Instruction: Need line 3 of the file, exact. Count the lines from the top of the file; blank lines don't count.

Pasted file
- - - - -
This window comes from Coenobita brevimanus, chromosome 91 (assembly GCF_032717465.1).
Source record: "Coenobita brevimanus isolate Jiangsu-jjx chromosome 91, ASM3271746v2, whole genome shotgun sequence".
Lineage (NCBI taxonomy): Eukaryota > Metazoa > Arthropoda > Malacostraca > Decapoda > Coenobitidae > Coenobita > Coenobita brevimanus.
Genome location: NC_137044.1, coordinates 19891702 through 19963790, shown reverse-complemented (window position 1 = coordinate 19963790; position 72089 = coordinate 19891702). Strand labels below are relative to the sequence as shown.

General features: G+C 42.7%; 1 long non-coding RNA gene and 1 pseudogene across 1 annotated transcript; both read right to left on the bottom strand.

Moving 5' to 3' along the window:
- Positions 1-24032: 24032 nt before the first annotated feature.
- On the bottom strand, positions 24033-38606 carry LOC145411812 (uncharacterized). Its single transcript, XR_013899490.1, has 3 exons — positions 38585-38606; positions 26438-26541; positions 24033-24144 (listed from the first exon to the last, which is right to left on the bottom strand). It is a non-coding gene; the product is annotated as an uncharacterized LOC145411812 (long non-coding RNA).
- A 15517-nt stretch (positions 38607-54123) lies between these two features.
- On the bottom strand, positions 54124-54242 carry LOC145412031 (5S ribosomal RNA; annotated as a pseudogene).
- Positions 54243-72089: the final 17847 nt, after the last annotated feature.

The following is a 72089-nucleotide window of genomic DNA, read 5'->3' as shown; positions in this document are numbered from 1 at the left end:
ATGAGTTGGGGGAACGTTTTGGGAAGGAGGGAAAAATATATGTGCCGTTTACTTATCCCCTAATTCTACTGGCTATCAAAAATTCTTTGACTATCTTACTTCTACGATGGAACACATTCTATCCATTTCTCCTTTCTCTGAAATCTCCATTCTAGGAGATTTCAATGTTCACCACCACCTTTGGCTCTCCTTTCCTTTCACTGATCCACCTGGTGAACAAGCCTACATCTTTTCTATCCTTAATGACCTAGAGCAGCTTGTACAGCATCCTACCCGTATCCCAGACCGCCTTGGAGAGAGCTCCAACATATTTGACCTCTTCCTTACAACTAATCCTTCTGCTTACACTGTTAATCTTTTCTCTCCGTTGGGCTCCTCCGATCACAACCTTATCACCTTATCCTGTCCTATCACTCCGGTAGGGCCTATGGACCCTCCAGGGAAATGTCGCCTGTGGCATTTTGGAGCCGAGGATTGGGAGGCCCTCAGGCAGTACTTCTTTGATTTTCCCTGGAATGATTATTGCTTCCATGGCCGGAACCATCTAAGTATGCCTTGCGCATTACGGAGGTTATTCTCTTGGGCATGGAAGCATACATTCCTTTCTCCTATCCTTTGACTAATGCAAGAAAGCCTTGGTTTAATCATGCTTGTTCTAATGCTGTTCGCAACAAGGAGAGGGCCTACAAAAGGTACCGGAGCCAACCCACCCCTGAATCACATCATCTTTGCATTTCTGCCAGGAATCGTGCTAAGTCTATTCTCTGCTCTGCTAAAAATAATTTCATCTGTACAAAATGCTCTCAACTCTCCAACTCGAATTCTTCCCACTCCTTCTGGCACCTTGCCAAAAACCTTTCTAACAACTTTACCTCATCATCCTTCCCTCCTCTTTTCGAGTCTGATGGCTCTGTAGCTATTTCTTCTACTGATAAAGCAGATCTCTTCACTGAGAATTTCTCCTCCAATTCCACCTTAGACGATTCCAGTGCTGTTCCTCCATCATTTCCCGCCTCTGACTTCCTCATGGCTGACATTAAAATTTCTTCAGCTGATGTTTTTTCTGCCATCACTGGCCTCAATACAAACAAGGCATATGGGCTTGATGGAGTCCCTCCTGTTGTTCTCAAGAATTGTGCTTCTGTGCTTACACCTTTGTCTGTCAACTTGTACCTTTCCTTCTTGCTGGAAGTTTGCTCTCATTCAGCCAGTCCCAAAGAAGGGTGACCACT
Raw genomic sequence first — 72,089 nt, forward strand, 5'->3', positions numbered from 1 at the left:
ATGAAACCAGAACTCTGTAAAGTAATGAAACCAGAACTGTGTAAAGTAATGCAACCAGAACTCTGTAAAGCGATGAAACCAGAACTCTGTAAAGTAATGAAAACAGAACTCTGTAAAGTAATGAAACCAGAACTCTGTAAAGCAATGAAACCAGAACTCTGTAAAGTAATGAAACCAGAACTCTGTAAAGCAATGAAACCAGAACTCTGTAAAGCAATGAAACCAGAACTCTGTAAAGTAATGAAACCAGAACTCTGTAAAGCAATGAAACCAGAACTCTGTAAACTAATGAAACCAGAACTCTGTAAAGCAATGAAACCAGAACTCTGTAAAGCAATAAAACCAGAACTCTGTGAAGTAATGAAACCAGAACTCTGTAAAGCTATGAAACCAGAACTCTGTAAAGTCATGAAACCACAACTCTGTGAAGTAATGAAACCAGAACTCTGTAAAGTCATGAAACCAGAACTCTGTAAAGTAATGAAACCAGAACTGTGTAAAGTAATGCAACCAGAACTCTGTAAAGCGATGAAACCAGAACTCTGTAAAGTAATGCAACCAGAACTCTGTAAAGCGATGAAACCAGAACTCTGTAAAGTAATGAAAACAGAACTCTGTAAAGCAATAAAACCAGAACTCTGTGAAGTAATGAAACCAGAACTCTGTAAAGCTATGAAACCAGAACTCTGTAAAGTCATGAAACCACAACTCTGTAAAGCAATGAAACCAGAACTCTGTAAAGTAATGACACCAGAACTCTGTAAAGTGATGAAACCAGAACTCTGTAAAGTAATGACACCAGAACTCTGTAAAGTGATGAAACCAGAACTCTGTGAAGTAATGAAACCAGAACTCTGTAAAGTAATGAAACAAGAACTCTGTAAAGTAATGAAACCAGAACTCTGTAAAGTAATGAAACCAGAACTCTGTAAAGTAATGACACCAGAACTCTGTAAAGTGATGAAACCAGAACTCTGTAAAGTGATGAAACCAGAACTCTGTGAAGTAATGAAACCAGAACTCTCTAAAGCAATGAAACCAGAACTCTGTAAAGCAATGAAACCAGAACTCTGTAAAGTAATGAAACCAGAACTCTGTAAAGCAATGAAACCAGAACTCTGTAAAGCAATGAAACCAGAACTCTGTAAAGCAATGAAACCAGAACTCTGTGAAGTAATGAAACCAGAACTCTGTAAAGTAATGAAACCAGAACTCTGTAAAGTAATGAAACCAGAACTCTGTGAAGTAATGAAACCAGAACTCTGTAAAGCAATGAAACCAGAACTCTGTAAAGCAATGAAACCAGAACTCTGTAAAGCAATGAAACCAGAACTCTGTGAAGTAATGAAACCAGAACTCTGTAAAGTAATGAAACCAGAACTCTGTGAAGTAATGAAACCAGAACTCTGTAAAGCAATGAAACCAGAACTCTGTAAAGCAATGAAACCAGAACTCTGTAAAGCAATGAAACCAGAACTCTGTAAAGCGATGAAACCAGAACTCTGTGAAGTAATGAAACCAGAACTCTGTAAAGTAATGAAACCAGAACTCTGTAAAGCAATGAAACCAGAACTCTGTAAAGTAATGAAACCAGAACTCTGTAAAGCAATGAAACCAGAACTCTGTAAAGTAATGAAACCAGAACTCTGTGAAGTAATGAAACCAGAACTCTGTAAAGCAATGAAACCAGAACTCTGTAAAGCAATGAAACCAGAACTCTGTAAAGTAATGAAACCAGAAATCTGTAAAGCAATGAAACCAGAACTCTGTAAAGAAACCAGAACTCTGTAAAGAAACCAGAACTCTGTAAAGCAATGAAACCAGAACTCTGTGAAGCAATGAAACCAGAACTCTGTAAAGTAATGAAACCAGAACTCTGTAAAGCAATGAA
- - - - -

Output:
Lineage (NCBI taxonomy): Eukaryota > Metazoa > Arthropoda > Malacostraca > Decapoda > Coenobitidae > Coenobita > Coenobita brevimanus.